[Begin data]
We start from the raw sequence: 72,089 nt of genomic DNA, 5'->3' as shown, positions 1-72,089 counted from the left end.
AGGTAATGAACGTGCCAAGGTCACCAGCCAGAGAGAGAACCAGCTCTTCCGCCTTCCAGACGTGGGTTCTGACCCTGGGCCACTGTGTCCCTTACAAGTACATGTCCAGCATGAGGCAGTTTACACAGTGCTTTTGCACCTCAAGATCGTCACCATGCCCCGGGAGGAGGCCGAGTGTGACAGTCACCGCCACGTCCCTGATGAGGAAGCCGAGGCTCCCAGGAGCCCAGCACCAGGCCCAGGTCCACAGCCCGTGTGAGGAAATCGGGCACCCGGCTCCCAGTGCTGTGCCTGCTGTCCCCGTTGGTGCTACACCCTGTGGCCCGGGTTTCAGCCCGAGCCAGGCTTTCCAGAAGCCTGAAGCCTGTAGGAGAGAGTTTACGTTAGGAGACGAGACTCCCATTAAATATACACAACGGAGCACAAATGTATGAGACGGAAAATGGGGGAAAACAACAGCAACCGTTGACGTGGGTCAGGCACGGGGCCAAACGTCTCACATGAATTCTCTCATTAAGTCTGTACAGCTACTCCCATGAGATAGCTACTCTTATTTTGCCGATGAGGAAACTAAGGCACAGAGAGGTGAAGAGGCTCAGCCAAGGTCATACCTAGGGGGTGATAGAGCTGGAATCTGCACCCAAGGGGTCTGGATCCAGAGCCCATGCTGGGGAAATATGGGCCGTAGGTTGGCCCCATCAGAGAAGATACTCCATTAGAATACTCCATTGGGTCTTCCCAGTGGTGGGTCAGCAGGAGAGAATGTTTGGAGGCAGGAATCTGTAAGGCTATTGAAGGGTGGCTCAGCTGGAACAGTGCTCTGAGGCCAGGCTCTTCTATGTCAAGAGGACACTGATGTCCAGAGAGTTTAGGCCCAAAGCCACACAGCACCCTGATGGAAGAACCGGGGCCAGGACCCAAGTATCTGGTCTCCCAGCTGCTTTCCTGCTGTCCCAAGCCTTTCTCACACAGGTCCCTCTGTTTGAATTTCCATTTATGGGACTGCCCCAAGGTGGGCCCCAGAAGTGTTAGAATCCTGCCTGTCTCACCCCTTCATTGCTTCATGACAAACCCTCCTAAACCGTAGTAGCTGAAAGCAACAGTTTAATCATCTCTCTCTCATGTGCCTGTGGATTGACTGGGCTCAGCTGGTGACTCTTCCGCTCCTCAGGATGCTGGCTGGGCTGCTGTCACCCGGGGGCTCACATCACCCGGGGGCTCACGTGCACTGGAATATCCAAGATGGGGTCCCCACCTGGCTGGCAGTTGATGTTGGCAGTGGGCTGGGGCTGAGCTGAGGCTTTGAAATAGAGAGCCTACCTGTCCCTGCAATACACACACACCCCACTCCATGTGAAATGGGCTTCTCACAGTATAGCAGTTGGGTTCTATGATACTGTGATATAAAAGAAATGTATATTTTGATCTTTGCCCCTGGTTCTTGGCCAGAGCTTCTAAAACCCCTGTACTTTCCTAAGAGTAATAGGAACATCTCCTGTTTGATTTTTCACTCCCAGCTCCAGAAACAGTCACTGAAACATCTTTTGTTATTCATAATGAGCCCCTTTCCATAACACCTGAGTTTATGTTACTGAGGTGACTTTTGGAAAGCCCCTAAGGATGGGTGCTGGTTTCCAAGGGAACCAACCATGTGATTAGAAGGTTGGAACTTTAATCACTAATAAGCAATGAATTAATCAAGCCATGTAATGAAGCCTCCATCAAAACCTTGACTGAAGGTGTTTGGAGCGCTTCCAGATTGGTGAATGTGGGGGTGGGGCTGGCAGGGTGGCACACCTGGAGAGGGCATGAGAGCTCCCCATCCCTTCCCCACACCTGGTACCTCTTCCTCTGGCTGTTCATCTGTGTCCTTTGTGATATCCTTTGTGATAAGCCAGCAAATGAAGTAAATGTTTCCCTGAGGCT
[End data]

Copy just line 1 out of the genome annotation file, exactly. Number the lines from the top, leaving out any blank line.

We start from the raw sequence: 72,089 nt of genomic DNA, 5'->3' as shown, positions 1-72,089 counted from the left end.